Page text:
Liverpool Dock - 1943

Geoff Plunkett
4th December 2007, 21:05
Yet more questions re: Idomeneus departing for Australia 9 November 1943. I am hoping you can take me back to the Liverpool Docks in 1943 and recreate the atmosphere.

1. In general what were the docks like? obviously busy as it was the wartime main departure dock for ships. Chaotic/organised?
2. Did the blue funnel ships (and Idomeneus in particular) all leave from the same berth?
3. Walter Dark stated that the Blue Funnel wartime ships were requisitioned (during the war) and he thought loaded with the Federal Line at the Federal Line berth? Any thoughts here.
3. He thought Beazleys (stevedores?) loaded the ship. Does anyone recognize the name?
4. Unusually the lower bottom No. 1 hold had a cover over the hatch. It was described by the watchman as a save all (canvas, non waterproof) which was different from the waterproof tarpaulins that went over the top hatches. Can someone help me here?
5. Dark stated that before every departure a Blue Funnel Captain was called into the Holt Company Offices and handed their instructions? Can someone describe what the Holt offices were like? He also said during the wartime War Ministry instructions were handed to the Captain through the offices.

Again many thanks.

Hugh Ferguson
5th December 2007, 19:56
About mid 1943 I made my first visit to Liverpool and at the same time had some correspondence with Holts in my attempts to join the company as an apprentice. I still have those letters with their temporary addresses during the aftermath of their being bombed out of India Buildings. In the letter's headings, 52 Ullet Road has been altered to 54 Ullet Road, Liverpool,17.
I believe 54 was Lawrence Holt's residence as, possibly, was 52. I can recall going there on one occasion.
I also, vividly, remember being taken by my aunt on the overhead railway and that was an experience, to be looking down on the ruined warehouses and the many ships. I'm fairly sure we went the whole distance.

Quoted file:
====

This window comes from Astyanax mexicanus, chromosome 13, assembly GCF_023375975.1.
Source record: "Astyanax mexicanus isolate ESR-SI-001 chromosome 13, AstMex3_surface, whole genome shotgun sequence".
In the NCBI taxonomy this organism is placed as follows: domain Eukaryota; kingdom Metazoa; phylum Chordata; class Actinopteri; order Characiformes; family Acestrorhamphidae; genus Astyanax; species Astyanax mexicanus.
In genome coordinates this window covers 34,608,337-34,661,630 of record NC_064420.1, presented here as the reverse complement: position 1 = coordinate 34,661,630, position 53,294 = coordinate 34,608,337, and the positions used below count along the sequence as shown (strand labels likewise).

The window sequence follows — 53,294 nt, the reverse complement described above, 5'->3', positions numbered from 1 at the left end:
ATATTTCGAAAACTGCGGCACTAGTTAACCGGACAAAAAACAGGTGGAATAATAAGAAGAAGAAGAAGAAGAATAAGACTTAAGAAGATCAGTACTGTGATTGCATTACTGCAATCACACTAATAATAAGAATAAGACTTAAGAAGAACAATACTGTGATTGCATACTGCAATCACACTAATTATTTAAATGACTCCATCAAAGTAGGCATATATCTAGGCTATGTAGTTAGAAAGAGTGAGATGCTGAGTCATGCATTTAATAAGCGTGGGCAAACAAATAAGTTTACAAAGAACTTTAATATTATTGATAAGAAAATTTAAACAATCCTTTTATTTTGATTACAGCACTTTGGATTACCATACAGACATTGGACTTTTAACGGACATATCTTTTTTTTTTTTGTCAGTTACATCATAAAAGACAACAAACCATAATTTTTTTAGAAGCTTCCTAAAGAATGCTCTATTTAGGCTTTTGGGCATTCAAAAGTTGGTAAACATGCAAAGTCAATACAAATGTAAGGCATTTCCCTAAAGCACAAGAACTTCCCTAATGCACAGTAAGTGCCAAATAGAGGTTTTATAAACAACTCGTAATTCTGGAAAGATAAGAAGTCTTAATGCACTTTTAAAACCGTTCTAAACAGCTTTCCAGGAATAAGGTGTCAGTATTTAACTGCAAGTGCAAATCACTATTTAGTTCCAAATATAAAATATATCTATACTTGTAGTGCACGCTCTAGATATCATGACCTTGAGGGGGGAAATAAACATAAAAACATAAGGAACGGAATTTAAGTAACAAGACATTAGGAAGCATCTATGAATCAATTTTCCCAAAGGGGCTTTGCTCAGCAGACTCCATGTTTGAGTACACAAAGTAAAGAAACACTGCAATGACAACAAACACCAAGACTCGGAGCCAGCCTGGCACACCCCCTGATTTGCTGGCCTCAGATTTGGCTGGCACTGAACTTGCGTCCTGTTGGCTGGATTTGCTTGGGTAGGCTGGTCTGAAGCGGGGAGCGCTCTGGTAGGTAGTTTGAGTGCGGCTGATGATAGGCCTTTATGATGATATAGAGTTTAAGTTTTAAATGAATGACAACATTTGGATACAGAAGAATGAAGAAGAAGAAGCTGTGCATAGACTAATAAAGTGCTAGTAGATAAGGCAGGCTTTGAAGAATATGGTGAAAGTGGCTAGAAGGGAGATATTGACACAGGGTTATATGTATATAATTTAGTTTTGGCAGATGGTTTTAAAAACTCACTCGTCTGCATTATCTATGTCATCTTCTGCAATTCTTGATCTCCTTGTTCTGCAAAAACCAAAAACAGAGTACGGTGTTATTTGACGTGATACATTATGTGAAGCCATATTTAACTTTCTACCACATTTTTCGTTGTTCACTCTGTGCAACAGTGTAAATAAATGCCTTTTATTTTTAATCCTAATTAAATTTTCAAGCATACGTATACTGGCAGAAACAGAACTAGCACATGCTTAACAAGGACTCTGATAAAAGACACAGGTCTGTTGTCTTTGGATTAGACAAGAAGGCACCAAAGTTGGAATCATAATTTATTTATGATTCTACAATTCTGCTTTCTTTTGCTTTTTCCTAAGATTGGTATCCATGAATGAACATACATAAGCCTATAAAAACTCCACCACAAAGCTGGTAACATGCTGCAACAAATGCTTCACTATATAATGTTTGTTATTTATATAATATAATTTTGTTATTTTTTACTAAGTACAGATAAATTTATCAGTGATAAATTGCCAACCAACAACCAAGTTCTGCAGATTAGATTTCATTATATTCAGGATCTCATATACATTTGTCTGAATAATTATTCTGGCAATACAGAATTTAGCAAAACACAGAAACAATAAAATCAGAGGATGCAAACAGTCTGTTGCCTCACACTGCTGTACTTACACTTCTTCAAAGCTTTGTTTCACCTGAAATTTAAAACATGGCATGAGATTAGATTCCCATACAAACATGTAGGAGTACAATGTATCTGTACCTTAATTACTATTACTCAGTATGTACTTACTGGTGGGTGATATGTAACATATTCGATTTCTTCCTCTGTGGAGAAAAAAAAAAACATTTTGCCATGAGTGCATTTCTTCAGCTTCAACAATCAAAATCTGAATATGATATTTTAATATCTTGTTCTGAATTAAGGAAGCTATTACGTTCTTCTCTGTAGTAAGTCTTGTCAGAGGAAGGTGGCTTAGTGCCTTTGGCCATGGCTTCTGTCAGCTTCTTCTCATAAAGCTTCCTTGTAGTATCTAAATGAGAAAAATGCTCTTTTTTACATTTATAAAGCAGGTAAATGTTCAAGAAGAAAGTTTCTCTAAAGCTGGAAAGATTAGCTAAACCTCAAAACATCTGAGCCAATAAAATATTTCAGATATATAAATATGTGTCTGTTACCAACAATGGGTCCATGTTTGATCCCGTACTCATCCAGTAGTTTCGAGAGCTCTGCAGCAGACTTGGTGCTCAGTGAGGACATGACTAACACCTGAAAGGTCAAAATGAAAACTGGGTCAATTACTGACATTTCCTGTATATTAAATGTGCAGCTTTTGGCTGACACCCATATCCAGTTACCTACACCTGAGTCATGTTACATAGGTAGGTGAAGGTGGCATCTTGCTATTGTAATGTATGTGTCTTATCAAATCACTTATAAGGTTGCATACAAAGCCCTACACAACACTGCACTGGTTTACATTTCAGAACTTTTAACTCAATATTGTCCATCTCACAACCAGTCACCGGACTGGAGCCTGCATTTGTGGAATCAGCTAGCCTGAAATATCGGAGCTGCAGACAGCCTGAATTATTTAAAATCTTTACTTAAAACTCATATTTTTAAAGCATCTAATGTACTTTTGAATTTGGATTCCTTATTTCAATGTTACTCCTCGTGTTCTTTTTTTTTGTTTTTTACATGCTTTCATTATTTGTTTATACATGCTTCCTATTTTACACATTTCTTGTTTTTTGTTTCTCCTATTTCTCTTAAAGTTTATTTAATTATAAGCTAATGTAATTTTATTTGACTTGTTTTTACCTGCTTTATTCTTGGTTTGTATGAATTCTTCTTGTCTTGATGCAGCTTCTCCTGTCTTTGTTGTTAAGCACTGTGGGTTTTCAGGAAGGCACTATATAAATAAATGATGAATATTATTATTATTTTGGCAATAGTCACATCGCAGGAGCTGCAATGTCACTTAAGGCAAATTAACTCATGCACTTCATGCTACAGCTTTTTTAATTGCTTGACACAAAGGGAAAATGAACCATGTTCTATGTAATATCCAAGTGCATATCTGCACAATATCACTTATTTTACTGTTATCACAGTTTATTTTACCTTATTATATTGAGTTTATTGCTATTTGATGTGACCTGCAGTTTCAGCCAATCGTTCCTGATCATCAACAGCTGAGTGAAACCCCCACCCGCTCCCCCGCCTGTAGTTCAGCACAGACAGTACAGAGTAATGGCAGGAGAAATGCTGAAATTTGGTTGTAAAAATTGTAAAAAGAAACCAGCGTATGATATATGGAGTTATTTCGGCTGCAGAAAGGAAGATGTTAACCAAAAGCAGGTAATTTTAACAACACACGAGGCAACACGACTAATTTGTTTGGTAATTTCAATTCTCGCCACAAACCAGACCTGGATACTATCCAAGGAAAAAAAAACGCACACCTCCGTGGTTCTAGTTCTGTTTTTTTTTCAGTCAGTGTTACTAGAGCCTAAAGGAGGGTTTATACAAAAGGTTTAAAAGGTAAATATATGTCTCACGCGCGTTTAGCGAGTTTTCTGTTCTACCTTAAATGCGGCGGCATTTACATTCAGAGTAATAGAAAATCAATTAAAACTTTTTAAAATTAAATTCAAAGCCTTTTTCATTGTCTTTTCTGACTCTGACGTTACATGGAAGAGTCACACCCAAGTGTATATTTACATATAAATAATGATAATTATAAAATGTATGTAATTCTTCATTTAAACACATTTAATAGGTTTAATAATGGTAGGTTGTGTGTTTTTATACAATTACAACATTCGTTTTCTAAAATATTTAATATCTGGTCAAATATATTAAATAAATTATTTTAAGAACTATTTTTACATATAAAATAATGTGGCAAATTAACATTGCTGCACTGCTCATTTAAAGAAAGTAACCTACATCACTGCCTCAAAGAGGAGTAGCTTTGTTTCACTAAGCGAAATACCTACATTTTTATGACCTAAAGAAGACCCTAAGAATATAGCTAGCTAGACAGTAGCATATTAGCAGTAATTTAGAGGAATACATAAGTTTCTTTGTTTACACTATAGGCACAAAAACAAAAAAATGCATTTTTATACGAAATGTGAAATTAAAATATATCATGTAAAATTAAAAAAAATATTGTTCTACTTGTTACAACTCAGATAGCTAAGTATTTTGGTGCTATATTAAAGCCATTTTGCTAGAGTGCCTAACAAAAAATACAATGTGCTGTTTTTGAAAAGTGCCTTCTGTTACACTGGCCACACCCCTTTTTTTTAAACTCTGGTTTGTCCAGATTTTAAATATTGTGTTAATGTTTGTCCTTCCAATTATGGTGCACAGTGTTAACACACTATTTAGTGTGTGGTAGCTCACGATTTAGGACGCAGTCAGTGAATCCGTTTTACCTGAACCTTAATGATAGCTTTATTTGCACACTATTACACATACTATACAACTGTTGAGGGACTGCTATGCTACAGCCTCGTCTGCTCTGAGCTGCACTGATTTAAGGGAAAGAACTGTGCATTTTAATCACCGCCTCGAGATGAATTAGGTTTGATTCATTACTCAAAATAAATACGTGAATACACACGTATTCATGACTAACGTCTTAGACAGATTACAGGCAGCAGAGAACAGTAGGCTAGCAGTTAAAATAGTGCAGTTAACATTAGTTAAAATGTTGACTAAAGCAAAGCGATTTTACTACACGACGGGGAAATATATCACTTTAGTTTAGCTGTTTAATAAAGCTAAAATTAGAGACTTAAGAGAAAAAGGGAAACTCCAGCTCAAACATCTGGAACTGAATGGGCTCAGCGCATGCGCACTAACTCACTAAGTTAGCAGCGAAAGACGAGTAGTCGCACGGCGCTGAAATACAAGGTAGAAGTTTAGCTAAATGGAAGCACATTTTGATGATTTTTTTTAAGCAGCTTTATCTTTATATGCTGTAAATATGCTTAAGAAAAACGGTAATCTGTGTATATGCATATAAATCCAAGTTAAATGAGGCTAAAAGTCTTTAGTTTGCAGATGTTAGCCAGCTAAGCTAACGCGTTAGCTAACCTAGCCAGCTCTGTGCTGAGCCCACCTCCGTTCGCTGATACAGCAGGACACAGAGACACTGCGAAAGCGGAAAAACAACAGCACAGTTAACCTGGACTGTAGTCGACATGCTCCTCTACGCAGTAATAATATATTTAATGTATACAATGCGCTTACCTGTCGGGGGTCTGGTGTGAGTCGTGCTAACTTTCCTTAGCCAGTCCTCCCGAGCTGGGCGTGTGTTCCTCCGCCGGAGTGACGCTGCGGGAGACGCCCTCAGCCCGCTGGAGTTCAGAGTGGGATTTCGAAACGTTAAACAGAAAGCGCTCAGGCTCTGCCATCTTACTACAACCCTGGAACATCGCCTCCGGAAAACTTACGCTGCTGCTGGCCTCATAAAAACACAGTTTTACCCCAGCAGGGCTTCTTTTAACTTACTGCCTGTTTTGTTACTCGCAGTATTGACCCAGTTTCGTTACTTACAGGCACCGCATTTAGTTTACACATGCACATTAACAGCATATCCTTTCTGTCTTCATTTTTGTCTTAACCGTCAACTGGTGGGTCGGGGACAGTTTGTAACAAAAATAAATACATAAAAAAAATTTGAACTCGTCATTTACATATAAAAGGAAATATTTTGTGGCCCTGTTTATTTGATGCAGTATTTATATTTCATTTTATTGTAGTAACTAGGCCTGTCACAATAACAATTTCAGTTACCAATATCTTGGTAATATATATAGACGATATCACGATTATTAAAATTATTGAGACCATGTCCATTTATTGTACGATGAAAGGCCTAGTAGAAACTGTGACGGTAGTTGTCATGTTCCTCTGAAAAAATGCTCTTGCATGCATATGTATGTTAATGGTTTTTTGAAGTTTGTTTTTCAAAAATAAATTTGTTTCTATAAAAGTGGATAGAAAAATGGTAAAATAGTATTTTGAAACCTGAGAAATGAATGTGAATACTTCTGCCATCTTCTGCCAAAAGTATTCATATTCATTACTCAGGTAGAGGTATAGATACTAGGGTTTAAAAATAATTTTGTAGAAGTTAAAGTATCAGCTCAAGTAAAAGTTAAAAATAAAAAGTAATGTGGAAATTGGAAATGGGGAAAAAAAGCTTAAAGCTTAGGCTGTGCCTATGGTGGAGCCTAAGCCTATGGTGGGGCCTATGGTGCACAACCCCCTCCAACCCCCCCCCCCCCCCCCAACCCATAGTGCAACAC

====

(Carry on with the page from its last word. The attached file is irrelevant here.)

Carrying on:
The time I returned from my first wartime voyage we did not go into the Gladstone Dock. I believe it may have been the Huskison Dock, but I cannot be sure.
The bomb damage everywhere was appalling and the human suffering entailed, simply beyond belief.
Captain Dark's nick-name was Daylight Dark. Maybe he preferred entering port in daylight, but then, does not everyone!?

Bill Davies
5th December 2007, 20:55
Hugh,
On a previous post I mentioned that I had heard of Capt Dark by name as he was a little before my time but their was something niggling me since writing the post and that was his nickname which you have just mentioned. Thanks for that.

Sparky Sharkey
6th December 2007, 00:22
Hi. This my first trip on this URL. I have a not great photo of the class of 1948 students and staff of Liverpool Wireless College, on Prince's Road. Anybody of you out there remember me? I can send you a copy. Sparky Sharkey.

Geoff Plunkett
6th December 2007, 05:06
Hugh,
On a previous post I mentioned that I had heard of Capt Dark by name as he was a little before my time but their was something niggling me since writing the post and that was his nickname which you have just mentioned. Thanks for that.

Bill. Are you suggesting his nickname was 'Brigg'?

Bill Davies
6th December 2007, 07:49
Geoff,

I am merely suggesting that Hugh reminded me of the nickname 'Daylight Dark'.

Brgds

Bill

R58484956
6th December 2007, 09:58
Greetings SS to SN enjoy the site and enjoy what you see. Bon voyage.

Tai Pan
7th December 2007, 10:04
that would not be Nick Sharkey would it. if so i remember you, have you an email address, i can fill you in on the Radio Officers Association. regards john